2016: Left Facebook.
2018: Left Instagram.
2021: Stumbled across the no-code community on Twitter.
2023: Goodbye, Twitter.

✅ Biometrics and ID stored forever who-knows-where
✅ Continued data mining and exploitation
✅ Total surveillance state

? The enshittification continues. Gotta love it.

I'm no longer bullish on Twitter, or X, or Xitter, or whatever you wanna call it. For a period of time after it became private, I was actually optimistic. Open sourcing the algorithm? Awesome. Increasing transparency by surfacing when you're shadow banned? Good. Paid social? That's fine.

Screenshot of a thread by HiramFromTheChi describing the changes that have led to Twitter's/X's downward spiral.
Screenshot of a thread by HiramFromTheChi describing the changes that have led to Twitter's/X's downward spiral.

If you're providing a service, I see nothing wrong with asking for credit card details. (Although I do have a problem with double dipping on revenue by paying for the service and still being the product by getting data mined, exploited, and having no privacy.)

I don't even mind treating a $44 billion acquisition like an indie hacker side hustle and experimenting with it.

I don't know what it's turning into, but if it truly is a "WeChat of the West," it's not something I'm interested in participating in. And I don't wanna have a hand in building it.

If it truly becomes this, it means that Twitter/X would really become an identity platform.

And us being on this platform gives it value. Gives it validity.

I wonder every single day if it makes sense to leave the platforms in protest, or stay in the belly of the beast and raise awareness from within.

I see value in both, but I don't think there's a way to know which is the "correct" or "best" approach until you have hindsight. (Although I did have this insightful conversation with a stranger recently.)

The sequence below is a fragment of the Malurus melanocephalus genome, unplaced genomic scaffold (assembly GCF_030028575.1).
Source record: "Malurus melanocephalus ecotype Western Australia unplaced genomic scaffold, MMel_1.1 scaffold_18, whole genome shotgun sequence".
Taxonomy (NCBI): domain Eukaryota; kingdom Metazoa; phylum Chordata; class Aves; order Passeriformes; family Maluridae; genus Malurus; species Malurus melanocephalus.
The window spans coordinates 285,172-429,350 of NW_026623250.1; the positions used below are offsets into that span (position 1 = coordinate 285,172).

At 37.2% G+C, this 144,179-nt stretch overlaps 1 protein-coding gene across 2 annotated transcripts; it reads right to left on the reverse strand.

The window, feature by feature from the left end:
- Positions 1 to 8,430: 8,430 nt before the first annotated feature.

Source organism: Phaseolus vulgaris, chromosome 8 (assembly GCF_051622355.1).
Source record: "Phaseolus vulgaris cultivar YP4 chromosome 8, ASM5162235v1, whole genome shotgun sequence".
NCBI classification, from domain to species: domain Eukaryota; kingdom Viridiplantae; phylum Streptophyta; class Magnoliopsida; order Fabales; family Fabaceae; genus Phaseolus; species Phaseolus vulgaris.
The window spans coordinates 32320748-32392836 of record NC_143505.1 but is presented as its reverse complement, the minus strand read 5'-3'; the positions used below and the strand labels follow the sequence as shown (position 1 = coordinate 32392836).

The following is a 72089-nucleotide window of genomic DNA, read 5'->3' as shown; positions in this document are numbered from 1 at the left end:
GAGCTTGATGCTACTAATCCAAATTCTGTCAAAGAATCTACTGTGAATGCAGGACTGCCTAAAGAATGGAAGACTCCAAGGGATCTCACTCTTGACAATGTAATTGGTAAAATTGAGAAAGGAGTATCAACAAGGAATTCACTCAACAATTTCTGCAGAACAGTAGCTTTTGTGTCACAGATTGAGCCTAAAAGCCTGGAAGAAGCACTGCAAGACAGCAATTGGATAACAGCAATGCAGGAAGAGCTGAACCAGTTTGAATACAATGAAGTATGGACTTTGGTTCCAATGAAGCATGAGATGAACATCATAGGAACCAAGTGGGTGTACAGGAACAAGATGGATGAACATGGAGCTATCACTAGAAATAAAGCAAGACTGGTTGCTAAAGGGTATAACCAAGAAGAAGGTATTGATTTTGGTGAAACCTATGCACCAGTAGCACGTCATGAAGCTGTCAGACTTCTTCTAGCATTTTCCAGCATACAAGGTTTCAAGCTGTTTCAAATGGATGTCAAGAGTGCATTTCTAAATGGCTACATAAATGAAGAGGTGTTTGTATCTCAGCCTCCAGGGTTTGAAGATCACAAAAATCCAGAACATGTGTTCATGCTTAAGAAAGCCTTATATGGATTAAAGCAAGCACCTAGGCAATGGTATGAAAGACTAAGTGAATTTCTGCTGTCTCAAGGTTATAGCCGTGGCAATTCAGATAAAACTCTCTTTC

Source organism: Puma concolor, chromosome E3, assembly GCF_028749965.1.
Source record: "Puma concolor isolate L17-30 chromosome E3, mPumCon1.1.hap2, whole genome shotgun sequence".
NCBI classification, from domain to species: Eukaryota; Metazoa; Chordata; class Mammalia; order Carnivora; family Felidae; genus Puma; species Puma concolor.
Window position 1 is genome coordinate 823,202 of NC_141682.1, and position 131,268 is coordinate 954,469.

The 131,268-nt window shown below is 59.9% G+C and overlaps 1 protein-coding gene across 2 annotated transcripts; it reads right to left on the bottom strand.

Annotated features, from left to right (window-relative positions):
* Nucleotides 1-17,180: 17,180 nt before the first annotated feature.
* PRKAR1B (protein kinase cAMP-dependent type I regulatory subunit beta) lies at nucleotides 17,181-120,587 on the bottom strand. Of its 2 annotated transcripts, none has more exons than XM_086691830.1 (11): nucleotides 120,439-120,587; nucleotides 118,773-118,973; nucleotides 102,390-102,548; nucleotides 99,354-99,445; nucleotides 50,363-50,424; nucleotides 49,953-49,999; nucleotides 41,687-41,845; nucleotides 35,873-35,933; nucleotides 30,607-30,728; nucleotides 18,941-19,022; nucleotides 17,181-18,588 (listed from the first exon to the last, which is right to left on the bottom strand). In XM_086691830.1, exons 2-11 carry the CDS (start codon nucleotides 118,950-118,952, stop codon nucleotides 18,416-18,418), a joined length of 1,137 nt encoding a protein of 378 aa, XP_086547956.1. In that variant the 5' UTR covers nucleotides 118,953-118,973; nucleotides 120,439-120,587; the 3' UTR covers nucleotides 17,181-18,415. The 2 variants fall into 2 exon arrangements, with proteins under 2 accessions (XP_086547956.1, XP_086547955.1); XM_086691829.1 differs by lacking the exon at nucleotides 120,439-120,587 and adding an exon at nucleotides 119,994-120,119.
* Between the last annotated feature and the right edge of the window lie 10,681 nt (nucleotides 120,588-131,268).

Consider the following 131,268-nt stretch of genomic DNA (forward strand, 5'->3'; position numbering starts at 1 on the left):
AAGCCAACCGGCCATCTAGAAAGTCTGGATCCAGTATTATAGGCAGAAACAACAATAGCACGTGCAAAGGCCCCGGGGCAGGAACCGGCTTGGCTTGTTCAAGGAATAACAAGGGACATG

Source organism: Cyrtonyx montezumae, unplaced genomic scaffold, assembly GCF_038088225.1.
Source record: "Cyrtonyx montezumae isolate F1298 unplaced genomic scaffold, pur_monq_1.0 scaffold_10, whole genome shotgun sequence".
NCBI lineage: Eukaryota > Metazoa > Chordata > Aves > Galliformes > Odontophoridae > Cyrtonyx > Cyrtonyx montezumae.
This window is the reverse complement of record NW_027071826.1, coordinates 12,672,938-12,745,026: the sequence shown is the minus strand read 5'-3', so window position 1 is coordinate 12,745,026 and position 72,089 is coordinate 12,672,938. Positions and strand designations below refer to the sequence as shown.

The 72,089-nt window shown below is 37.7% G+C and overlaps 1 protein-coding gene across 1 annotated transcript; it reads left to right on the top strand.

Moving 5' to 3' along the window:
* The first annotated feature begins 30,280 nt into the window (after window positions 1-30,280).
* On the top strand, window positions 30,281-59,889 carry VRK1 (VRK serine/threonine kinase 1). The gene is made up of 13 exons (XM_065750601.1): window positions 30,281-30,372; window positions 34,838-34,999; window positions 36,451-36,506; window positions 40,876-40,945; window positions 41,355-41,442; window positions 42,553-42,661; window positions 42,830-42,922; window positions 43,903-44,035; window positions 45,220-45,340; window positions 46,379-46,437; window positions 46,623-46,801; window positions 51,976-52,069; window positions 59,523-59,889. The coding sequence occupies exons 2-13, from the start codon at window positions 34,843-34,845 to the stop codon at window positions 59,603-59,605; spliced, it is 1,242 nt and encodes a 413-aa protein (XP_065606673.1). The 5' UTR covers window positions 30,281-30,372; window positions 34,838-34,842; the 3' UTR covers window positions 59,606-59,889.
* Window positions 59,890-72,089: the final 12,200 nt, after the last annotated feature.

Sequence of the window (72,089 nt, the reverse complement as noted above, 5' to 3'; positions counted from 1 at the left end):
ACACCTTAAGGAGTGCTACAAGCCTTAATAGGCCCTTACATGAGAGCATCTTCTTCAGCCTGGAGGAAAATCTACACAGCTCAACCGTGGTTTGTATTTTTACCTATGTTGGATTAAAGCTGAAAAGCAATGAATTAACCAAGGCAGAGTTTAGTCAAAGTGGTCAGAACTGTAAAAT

Either way, it's clear that we don't matter for anything other than exploitation. The business model doesn't allow for anything else, really.

And honestly, it's good to limit social media in general anyways, even if it means less building in public, brand building, etc. Those things aren't more important than health—especially mental health.

When you are on social, those interactions should be meaningful and with a purpose.

With that said, the enshittification of Twitter/X has simply become too much to take.

The "For you" tab strategy: enrage to engage

This isn't unique to Twitter/X, but it still doesn't make it right. Facebook and YouTube have been doing this for a long time now, and even though most—if not all—mainstream social media platforms do this, it still doesn't make it right.

On the surface, the concept of this tab seems nice and harmless in nature; explore new people and content to follow that you may be interested in. Cool.

But look beyond the surface, and you'll notice that this tab is filled with:

  1. Repetitive content
  2. Content designed to test and trigger you

It's an effective strategy, so I get it. But it's not good for us. It's not human-centric. It's not empathetic. And we shouldn't support it.

It's just another example of these platforms never having our best interests in mind. And they can't—the business model simply doesn't allow it.

Vomit threads continue

Screenshot of a tweet by HiramFromTheChi that parodies the key words that people often use to get ranked highly on the Twitter X algorithm.